I can imagine all the emotion that has been poured into either supporting Anne or attacking her while the devil and his agents who we all should be attacking are on the sidelines watching unscathed.

When we start being aware of the way the devil works, we will not be in danger of missing out on the victory that has been won for us on the cross. God bless

Ash said...

certainly, for as much grace as we've given, we must also extend. if rice's stance is drawing her closer to the kingdom, then i celebrate with her. if i disagree with this man or that, but we both belong to him, our theological differences truly are meaningless.

- nevertheless, that said, it must be noted- that those who show the world that christianity is about burning books or protesting a gay soldier's funeral is what christ is about - they have it wrong and they're making a lot of noise.

so those who are in love w/ showing the love of the Creator - need to get louder and shake the earth...b/c that's what its really all about. so c'mon people of God, let's do it.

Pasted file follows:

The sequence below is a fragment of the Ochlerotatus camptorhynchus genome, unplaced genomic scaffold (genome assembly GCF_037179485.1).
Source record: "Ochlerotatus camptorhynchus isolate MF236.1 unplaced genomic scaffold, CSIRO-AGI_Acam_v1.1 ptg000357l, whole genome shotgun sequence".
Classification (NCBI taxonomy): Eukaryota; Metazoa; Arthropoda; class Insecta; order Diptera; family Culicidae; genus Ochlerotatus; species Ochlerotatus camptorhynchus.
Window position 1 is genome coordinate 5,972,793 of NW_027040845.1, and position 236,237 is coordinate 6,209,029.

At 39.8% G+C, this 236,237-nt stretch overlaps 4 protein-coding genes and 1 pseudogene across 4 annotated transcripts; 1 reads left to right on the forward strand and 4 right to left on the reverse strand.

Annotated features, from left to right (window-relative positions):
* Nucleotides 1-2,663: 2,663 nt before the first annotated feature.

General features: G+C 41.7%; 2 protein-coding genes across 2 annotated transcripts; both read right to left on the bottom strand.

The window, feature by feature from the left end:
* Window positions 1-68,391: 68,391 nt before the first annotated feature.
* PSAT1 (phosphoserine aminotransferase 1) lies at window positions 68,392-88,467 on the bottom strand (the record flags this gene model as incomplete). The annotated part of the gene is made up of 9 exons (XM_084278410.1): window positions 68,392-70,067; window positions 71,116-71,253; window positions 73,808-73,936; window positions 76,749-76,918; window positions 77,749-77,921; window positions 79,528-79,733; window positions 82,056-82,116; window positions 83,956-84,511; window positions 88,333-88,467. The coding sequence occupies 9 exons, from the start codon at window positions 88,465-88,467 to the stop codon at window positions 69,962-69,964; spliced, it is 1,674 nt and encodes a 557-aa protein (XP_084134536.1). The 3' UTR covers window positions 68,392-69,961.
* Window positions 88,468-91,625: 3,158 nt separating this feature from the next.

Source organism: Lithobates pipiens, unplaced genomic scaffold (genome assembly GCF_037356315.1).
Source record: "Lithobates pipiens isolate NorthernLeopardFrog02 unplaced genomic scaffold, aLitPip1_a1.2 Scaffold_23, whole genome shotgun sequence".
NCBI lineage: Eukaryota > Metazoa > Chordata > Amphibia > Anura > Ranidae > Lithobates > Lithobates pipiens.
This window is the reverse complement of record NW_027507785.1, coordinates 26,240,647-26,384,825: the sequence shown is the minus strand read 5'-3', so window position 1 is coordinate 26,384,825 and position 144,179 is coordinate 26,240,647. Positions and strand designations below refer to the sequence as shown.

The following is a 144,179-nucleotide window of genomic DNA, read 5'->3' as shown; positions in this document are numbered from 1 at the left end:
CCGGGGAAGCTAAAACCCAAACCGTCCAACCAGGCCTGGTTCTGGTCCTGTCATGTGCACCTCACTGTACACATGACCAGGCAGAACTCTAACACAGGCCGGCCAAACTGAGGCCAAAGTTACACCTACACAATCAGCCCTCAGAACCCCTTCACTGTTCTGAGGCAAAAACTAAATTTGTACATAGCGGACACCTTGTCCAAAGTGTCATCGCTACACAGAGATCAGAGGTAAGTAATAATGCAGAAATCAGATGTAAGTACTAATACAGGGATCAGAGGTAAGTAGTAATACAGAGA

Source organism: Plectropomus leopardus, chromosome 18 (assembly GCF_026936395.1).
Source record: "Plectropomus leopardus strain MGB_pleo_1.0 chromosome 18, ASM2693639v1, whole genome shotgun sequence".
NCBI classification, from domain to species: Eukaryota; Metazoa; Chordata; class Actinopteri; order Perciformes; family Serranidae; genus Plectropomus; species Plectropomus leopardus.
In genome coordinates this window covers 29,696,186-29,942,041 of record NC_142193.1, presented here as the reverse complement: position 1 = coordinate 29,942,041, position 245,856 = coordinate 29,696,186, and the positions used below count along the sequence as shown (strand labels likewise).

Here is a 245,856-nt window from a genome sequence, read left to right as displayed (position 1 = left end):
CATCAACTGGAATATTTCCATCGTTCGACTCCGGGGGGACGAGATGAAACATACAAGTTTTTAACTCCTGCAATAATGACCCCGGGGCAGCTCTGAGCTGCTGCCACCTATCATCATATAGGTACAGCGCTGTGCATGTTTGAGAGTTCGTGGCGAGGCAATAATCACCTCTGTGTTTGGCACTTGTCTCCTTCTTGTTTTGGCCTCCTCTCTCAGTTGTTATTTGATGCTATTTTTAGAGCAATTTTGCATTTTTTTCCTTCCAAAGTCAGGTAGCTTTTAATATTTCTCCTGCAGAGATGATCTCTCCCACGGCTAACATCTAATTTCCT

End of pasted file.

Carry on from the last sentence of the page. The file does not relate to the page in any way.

dancingcrane said...

Anne described how she created her vampires to fill the void of the faith she left behind. Is there any evidence that the Jesus Anne loves is not simply a similar construct?

From her list of "I can nots", it seems that what she loves bears more resemblance to a secularized American Democrat than the Jesus of Scripture. We should all search our hearts, to make sure we too are not worshipping a Jesus-shaped idol of our own making.

What we think of her ultimately matters nothing...what she thinks of the real Jesus when they meet also means little. What He thinks of her, means everything. Pray hard for her and all of us, that when our time comes, we do not hear the words "depart from me, I never knew you." (Matt 7:23)

Joseph said...

Wow! dancingcrane, I'd say that's a bit of a stretch! You sound like you're trying to solve some sort of mystery or puzzle. If we all begin to cast suspicion on every one else's faith, what's left?

I read your profile and you talk a lot about love. Don't the Scriptures teach that love is ready to believe the best about a person? Why would your first supposition be that there's no evidence that the Jesus Anne loves is not a construct of her fantasy just like the vampires she wrote about?

I'm confused but appreciate your contribution to the conversation.